So much podcast hate is predicated on things that simply aren't true, and I don't know why so much of that seems to be powered not by technological barriers to exposure but because they think podcasts are something that they're not. Someone in the podcast thread a couple days ago seemed upset that podcasts were being differentiated from radio when they preferred to just think of it all as "audio" and I don't even understand what it is podcasts are doing that is so mean that people are instantly, "Not possibly of any value whatsoever, sirrah!" and pedaling away angrily on their velocipedes.

For example: Life is way too short to listen to random amateurs mumble into bad recording equipment without a script. There are podcasts that are like that, but there are podcasts that are not (and some are made by professionals in things other than radio), and so many of them that this is not a useful argument or dismissal. It's fine if you don't get it, don't want to get it, and aren't interested in it, but why walk into a conversation other people are having that is actually concerned with the nuances and poop and walk off?
posted by Lyn Never at 10:08 AM on December 22, 2014 [11 favorites]


And maybe that thing IS youtube.

Could be, but if you want an audio version of YouTube, that's pretty much SoundCloud's mission statement.
posted by Shmuel510 at 10:10 AM on December 22, 2014 [2 favorites]


I've been podcasting for five years now and have been editing our show for almost four years now. I like to think we've taken steps to eliminate most of the common complaints about the format. I cut the dead air out of the show during the editing process, cut the stray "ah" "um" "y'know" as much as possible, and trim anything that turns into a conversational dead end. We record over Skype, but everyone records their own audio tracks individually and then I sync them up so we avoid the sounds of AM radio or transmitting from space (exception: when guests don't know how to do that). We're also a one-hour show (approximately) so we don't overstay our welcome each week.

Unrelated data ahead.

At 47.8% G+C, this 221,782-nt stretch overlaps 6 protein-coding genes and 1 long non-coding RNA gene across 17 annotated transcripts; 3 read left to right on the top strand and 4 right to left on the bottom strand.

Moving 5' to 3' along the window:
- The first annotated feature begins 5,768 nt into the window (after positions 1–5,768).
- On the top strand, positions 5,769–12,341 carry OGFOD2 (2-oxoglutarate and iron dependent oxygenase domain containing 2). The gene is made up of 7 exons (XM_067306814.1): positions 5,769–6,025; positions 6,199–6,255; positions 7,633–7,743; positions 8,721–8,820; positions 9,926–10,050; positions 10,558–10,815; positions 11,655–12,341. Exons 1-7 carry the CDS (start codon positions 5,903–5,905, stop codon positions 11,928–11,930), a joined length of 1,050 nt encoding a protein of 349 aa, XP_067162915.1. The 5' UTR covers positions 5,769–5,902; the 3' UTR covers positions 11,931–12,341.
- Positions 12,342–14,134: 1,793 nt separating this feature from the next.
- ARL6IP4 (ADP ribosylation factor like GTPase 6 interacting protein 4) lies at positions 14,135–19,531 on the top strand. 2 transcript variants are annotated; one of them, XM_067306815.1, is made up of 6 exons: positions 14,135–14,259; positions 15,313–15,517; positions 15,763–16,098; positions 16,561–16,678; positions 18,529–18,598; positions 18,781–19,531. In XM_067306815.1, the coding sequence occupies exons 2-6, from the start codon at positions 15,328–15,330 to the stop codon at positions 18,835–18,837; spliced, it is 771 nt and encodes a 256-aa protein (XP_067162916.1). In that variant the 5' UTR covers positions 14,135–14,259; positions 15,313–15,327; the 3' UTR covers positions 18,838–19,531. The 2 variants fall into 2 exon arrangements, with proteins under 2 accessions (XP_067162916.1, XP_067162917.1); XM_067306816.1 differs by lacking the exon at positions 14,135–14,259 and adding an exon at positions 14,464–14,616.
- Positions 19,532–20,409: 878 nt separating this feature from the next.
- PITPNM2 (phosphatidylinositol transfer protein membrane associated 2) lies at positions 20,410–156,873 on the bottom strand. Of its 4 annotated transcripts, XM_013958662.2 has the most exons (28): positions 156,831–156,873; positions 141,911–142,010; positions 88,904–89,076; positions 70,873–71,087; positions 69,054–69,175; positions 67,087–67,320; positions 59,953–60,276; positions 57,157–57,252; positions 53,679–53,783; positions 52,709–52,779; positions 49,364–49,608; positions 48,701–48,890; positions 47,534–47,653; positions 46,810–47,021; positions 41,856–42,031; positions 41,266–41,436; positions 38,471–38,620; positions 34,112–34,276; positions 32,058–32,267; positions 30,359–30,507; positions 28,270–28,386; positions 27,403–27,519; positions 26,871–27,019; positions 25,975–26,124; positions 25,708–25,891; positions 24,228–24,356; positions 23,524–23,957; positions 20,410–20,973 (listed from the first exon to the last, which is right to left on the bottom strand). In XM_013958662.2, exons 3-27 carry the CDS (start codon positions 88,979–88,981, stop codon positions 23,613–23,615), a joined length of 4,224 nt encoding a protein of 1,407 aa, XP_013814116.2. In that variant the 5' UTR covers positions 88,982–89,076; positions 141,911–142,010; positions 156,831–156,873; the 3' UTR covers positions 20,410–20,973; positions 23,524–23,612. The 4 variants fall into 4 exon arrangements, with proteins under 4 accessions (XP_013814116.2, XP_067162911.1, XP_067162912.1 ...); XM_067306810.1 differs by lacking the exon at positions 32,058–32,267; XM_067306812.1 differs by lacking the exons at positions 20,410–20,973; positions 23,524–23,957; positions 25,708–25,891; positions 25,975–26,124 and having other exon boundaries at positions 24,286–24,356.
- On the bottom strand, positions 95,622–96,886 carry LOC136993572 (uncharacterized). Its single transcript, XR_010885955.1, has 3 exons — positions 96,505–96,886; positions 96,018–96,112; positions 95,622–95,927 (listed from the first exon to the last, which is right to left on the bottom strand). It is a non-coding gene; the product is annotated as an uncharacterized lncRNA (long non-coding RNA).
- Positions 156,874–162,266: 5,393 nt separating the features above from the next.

I know it's a lot of work. It takes about two and a half hours of editing work to make each finished hour. A lot of podcasters I've talked to are shocked I put so much effort into a show that so few know about (we have our small devoted audience and that's what keeps us going). Most are content to turn out a three-hour stream of consciousness show, technical errors and all. I go the extra mile because it drives me crazy to listen to a show where 30% of it could be cut and nothing of value would be lost. I know I can't be the only one who feels that way, so I want our show to stand out. After all, if I wouldn't want to listen to our show, why would anyone else?
posted by Servo5678 at 10:28 AM on December 22, 2014 [7 favorites]


I'll also add that Skype VoIP is not a problem with making a good sounding Podcast, if you're getting poor audio or bad pauses you're doing it wrong.